Off Rome’s beaten path

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A short break in Rome is accompanied by a generic guidebook with adequate information about the top sights… For the typical cheap-flight-tourist that’s more than enough – but Rome has secrets. I’m going to lead you round my preferred haunts from when I lived in the Eternal City.

East of the Tiber

Most of Rome’s sights are on the east of the Tiber, in the historic centre. Here you’ll stumble across the ancient, renaissance and baroque sights that make Rome famous. Spend time wandering one of the world’s most pedestrian friendly city centres and you’ll uncover sights such as the Trevi fountain, the Colosseum, Piazza del Popolo, Piazza Navona, and countless churches. The Capitoline museums on Piazza Venezia are jam packed with ancient art and sculpture, but their little known brother is my first hidden gem.

Museo Capitolino Montimartini, (106 Via Ostiense) was first an imposing 19th century coal power station but after it closed it became the city’s museum storeroom. Now open to the public, the sheer quantity of ancient art in Rome creates this surplus of marble and bronze statues, carved stone, glass and ceramic artefacts and one of the largest mosaics uncovered in the city. All housed in the generator rooms of the power station, it creates a visually stunning juxtaposition of ancient and industrial history, side by side.

EUR district

Further down Via Ostiense is the district of EUR. Created by dictator Mussolini, it’s a tribute to fascist ideology and architecture. The buildings and street plan are huge, hard-edged and smothered with symbolism but they create an open air, living museum to a dark and often unspoken part of the Italian people’s history. From mid-June to mid-September the wide spaces of Parco del Ninfeo host the award winning GayVillage, a summer long festival of acts and DJ’s on open air stages in the park.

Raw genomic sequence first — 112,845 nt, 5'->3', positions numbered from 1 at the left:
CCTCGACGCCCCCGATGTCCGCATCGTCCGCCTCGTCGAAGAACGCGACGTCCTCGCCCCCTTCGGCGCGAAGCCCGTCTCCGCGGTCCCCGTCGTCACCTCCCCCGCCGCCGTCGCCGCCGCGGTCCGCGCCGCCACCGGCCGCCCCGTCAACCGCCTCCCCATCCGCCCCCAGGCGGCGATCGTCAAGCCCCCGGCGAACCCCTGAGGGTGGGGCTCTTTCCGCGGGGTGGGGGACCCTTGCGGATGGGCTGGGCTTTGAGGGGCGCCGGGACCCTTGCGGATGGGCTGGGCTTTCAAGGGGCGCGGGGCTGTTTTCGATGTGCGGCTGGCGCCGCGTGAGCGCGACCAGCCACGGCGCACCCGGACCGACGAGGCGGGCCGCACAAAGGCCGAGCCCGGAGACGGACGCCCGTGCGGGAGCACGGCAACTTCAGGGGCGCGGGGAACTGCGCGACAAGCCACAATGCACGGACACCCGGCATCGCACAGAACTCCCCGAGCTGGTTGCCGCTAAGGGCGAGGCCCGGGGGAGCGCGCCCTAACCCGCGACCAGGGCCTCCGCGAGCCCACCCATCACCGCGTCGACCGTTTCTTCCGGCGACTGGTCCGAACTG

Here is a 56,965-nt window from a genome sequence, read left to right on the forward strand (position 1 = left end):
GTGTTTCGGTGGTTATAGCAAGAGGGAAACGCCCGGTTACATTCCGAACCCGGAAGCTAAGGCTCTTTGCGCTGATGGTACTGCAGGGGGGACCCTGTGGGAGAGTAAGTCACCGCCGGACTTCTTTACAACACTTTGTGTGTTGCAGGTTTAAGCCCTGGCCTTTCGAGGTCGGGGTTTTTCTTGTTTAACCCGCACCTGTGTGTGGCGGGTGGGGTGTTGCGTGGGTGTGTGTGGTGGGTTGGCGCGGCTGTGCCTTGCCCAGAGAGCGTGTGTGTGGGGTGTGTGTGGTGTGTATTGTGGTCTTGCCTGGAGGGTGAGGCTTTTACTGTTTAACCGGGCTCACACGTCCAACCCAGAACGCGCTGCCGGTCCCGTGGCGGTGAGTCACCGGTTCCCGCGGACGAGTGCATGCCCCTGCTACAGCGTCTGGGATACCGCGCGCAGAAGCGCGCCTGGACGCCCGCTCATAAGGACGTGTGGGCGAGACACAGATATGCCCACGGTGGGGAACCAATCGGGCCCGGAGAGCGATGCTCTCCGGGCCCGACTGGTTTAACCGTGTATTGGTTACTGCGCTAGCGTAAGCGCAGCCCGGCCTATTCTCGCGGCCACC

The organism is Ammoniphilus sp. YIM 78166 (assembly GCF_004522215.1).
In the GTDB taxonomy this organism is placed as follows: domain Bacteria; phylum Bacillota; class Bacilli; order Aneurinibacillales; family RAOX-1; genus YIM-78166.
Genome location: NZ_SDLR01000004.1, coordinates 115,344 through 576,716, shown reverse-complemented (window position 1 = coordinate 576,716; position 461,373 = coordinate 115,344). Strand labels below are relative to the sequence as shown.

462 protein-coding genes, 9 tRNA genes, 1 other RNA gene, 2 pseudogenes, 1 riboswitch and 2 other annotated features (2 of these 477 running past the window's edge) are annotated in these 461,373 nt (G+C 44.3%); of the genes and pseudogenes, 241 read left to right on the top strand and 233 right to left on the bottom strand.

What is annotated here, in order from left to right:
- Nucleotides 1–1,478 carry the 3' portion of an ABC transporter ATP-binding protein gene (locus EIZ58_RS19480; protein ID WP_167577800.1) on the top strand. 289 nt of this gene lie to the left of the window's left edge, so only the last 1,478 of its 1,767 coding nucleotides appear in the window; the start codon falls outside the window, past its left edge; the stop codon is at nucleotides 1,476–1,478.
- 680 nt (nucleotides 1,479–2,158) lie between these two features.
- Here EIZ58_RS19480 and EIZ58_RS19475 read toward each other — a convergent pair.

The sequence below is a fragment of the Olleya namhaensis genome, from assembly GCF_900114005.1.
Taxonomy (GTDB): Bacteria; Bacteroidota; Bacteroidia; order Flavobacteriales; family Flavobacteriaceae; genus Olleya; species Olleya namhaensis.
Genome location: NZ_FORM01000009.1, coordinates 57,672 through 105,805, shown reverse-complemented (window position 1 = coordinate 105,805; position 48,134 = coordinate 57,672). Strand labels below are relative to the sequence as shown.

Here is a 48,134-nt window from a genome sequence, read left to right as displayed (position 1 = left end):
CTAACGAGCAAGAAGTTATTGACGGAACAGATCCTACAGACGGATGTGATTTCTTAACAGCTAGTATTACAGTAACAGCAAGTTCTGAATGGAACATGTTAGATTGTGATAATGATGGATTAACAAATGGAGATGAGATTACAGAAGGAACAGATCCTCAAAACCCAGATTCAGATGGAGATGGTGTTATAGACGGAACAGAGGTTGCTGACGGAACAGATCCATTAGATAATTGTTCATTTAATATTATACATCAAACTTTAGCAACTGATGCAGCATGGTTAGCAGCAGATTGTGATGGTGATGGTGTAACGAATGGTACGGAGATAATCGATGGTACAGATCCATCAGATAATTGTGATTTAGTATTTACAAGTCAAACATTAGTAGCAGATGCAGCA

Back into the city centre, the Museo di Roma on Piazza di San Pantaleo is housed in the renaissance jewel, Villa Braschi. Surrounded by grander buildings and Bernini’s fountains of the Piazza Navona, it enjoys an air of unassuming grandeur. The museum contains an assortment of renaissance and enlightenment art and a good collection of architectural drawings of some of Rome’s most loved baroque buildings.

But the museum comes alive at dusk. Throughout the year events take place within the complex that take your breath away. Performed in the pillared courtyard, dance, music and opera are framed by the magnificent setting to create unforgettable nights of culture. Check their website for upcoming events.

Nearby, Bar Del Fico (Piazza del Fico, 26) serves a good selection of drinks and apertivi in under the shade of the eponymous fig tree in its piazza.

Lively nights